Kim Jong Un’s transition to power seems to be going smoothly. This is a boon for both North and South Korea.
Following in the footsteps of his recently deceased father, Kim Jong-Il, who in turn inherited power from his father, the god-like Kim Il-sung, Kim Jong Un officially became the supreme leader of North Korea. The clouds of sorrow slowly began to fade and, astonishingly, the transition of power seems to be going smoothly. No uprising generals, no Korean spring, no political turns. The policy of North Korea under Kim Jong Un is the same as under his father. Perhaps this is why the transition is working. The old tenets such as “Military-First” and “North Korea fights capitalism” are proving to be effective in consolidating Kim Jong Un's power. Not least of which, the threat of war against the South of the Korean Peninsula helps to forge alliances behind the scene.
In Korean culture age is a crucial factor. That is why it is so important that the very young, new leader of the country consolidates his powers and sets the foundation for his predicted, long reign. The first benchmark will be April 15th, when North Korea celebrates the 100th anniversary of Kim Il Sung's birthday which is considered to be the most important day in North Korea's political year and thus the perfect opportunity, to demonstrate who is in charge of the country. The future will tell whether Kim Jong Un is able to brand his own style of ruling that is distinctive from that of his predecessor.
A known fact is that he will rule a country on the brink of collapse, suffering famines and completely dependant on foreign aid to survive. This state of affairs could potentially damage Kim Jong Un’s new rule. The ‘Military-First’ strategy left the economy in tatters and the population in horrible living conditions. The propagandistic announcement to release some political prisoners won't help to remedy the massive human rights violations in the country. Equally miserable is the food security. In the past, North Korea was repeatedly forced to resume the six-party talks in exchange for food aid or give other diplomatic credits for assistance. In 2011 alone, the European Union paid for foreign aid that saved 600,000 North Koreans who would have died otherwise. However, as long as invading capitalism is constructed as a scapegoat for domestic problems, Kim Jong Un's power might be secure and the population may see the big enemy in the United States and not in its own leaders. As long as he instils the militaristic belief of constant external threat into his population’s psyche, and as long as the military feels confident it has the best leader and truly believes Kim Jong Un to be the praised “genie of genies”, as North Korean media like to name him, Kim Jong Un will be able to effectively control his country both in the domestic and the international arena. He certainly needs the help of his uncle and general Jang Song-Thaek in the power transition. However, he will be able to control the military on his own once he consolidated his power. The main challenge will be the balancing of international openness in exchange for foreign aid, with the need to have viable scapegoats.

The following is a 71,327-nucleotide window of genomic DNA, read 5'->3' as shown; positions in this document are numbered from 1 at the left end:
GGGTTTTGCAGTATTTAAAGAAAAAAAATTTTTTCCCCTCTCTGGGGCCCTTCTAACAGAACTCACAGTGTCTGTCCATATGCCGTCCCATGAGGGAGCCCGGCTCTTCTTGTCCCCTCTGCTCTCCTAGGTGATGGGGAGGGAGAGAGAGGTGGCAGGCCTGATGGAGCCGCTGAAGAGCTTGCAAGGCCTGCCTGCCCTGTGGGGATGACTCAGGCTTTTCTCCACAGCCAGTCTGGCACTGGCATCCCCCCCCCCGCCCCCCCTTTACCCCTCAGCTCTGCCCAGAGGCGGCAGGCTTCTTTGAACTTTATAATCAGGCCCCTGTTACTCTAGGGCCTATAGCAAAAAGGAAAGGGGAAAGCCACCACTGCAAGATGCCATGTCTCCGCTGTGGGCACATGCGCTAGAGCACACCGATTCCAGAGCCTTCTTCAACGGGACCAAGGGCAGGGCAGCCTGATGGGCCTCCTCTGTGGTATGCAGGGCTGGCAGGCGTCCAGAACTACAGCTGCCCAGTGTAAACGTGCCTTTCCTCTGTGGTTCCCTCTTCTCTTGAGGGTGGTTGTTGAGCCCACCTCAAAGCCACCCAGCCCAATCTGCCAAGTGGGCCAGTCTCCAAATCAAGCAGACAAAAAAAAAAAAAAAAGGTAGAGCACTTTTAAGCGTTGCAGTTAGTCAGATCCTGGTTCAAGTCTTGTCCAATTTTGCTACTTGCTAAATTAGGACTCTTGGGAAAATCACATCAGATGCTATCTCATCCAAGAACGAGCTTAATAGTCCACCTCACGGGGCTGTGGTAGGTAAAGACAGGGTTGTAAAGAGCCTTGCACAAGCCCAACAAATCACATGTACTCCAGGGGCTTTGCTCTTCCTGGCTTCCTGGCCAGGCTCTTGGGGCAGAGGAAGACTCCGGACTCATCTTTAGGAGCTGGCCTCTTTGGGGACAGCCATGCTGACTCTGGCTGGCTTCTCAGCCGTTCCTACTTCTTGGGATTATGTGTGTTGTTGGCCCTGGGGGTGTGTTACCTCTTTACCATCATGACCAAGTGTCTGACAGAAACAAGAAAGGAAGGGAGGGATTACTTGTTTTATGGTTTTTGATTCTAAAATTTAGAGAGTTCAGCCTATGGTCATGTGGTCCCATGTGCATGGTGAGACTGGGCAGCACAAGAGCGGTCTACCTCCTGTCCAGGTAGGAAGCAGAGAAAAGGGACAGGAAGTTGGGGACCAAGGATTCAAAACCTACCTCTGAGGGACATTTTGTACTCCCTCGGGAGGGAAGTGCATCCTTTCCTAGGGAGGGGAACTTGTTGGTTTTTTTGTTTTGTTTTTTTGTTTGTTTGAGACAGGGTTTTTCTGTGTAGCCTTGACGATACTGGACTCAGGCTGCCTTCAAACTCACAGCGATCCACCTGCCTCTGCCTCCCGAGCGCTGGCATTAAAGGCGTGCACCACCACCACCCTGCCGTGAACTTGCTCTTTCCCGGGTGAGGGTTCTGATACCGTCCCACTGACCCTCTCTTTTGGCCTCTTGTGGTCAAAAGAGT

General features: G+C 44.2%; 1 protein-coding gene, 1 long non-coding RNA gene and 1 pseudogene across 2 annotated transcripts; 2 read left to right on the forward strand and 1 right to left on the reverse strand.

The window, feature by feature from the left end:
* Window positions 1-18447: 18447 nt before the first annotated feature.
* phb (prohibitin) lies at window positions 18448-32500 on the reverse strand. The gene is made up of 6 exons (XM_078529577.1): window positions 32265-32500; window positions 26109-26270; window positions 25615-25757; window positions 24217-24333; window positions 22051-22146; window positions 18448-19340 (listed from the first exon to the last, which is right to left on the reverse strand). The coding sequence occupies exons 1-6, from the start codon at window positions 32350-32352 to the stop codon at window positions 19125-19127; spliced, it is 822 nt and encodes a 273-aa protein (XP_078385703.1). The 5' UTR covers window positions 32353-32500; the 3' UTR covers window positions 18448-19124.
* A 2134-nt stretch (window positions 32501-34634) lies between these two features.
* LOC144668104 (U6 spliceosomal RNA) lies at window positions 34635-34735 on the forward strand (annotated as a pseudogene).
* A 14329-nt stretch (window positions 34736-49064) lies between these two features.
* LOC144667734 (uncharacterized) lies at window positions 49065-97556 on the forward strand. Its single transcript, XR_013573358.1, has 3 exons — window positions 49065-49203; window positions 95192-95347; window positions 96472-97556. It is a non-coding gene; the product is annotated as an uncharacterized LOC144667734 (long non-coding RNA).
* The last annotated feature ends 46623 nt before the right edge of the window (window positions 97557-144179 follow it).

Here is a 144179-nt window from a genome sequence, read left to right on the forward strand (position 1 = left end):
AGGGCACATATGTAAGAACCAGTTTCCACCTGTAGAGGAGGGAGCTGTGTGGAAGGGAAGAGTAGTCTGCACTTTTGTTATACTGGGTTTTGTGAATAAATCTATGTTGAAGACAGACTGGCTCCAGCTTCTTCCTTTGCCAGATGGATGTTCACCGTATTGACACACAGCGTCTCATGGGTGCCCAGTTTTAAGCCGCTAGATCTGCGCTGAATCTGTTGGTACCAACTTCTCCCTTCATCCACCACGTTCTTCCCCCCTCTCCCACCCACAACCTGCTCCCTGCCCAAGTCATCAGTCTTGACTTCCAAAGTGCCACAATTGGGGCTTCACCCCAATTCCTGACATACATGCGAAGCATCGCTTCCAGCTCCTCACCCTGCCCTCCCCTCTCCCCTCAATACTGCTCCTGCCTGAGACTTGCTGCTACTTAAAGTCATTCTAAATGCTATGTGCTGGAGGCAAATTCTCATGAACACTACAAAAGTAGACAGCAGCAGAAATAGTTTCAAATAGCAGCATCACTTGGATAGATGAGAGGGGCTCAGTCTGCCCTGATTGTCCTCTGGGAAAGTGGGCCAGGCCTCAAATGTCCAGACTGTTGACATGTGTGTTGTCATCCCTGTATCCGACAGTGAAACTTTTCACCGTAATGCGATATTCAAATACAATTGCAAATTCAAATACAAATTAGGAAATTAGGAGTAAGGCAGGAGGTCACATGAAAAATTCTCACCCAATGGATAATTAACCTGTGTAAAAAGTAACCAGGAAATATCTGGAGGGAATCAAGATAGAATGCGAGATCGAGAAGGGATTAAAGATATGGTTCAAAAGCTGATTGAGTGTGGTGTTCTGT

South Korea’s response, naturally, to Kim Jong-Il’s death was to set its military on alert. South Korean president Lee Myung Bak, still wary after the attacks on Yeongpjeong roughly one year ago, is right to expect a threat of force from the North and, if necessary for Kim Jong Un's purposes, even a bombing of some disputed islands in the Western Sea. Yet, whoever anticipates a great war or even the crossing of the 38° line by a single soldier, is wrong. Neither the North nor the South is interested in military escalation. The North, because the regime knows it is likely to vanish in the aftermath. The South, because it fears the economic costs.
Despite the massive military the North wields, its forces are likely to be defeated by a combined South Korean and US army. Yet, there is widespread propaganda both north and south of the 38th parallel that each country are better equipped and prepared to sweep the enemy away. One thing seems certain, however, an open military conflict won't be resolved in a few days and heavy losses would be certain for both sides. It remains questionable whether young Kim Jon Un is able to keep power in a period of military defeats and low morale. He will try to avoid this situation and therefore will abstain from open confrontation. This might open a window to engage more closely in diplomatic dialogues for the North.
The South, always uncertain about which policy to pursue, seems to have tried all avenues available. Following the disillusionment of the containment policy in the years leading up to 1990 and the bitter failure of Kim Dae Jung's Sunshine Policy, today's Lee is pursuing a coexistence policy. As such, South Korean foreign policy towards the North is driven by economic rational and hopes to avoid interferences caused by a warmongering North. Therefore, a smooth transition of power as is currently under way is a bull’s-eye for the South Korean government. Critics would call it surrender, proponents realistic. Still, one thing is certain, though. With artillery pointed at Seoul at point blank range, the still young economy and perhaps future power-hub of Asia should act wisely and calmly, so as not to gamble its prospects and the beautiful architecture of Seoul.
The views expressed in this article are the author's own and do not necessarily reflect Fair Observer’s editorial policy.